St Mary's Church, Staverton

I was delighted to call at the church of St Mary's, Staverton in Northamptonshire last month. I was staying just up the road, and had emailed the vicar in the hope that it might be left open, which it was. I always think it a great compliment to a village and its church when they can leave the doors unlocked, allowing private prayer and inspection. I was accompanied by Tony Brown, who is no stranger to Salem Chapel.

We called during a spell of fine weather, which always helps, for St Mary’s has to be one of the most attractive churches I have seen. Its tall tower rose from the sleepy village, its sandstone bathed in golden light against the deep, blue sky of a crisp autumnal afternoon. There were many features within which one might hope to see in a medieval church, including a squint, a fine Elizabethan memorial brass, and some well carved arches and pillars. If my imagination had to summon a perfect, rural English parish church, this is it.

Yet a couple of features were rather unusual, even disturbing. One was the chancel arch, above. This divides the nave, where people congregate, to the area about the altar where the priest officiates. Now church bores like me are meant to rave about how good ancient builders were, and how their work has stood the test of time etc, but look here: that arch is clearly not right. The official, Historic England listing merely notes it is of the fourteenth century; the writers were too polite to comment on its quality. The curvature of its south side straightens too quickly, the lower portion then proceeds to slope outwards. Perhaps the best architect or mason was away, so they had to make do with the arch that Jack built. It clearly does its job, and does it perfectly well, though it is neither symmetrical nor straight.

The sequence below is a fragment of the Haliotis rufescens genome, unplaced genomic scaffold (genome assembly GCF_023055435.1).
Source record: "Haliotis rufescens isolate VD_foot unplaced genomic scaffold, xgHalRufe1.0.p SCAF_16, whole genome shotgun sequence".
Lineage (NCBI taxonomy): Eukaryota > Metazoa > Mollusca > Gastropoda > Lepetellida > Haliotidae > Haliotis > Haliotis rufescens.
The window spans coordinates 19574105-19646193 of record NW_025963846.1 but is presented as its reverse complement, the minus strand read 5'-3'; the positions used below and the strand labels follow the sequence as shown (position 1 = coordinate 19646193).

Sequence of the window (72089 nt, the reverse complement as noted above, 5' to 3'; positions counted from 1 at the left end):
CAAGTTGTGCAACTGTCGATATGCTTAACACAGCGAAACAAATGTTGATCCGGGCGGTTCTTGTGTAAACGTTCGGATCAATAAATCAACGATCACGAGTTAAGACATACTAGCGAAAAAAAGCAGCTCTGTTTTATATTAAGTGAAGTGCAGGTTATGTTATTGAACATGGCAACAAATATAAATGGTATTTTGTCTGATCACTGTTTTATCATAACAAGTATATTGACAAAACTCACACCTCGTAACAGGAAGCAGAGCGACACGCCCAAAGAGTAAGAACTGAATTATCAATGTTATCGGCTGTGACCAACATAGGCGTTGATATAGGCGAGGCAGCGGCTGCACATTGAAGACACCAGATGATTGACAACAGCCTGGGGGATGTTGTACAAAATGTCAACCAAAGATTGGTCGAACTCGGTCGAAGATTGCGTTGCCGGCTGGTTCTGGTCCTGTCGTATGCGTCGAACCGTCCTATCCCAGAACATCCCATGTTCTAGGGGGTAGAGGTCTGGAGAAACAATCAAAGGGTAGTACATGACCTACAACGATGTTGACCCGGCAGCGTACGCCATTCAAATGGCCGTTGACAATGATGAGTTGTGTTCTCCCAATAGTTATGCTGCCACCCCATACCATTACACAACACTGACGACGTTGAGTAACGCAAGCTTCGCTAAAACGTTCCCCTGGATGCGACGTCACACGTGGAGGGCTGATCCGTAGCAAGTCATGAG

The other feature is large gurning head, its tongue sticking out, its uncomely, bulbous eyes gazing impertinently from the back wall. Quite why this face was constructed I am unable to say. I suspect it cannot be seen from the chancel, preventing some superstitious priest from mistaking its candle-lit grin for an devilish visitor. Perhaps the local children have a name for him.

Although I think the wonky arch and grinning head perfectly charming emblems of old England, they do symbolise two difficulties facing the church of Jesus Christ in every age: imperfect leaders and Satanic opposition. Yet despite these two formidable obstacles to ecclesiastic faithfulness and congregational harmony, the church of Jesus Christ still stands- much like this venerable parish church. 

The church shall never perish!
Her dear Lord to defend,
to guide, sustain, and cherish,
is with her to the end;
though there be those that hate her,
and false sons in her pale,
against the foe or traitor
she ever shall prevail.

-S.J. Stone, 1866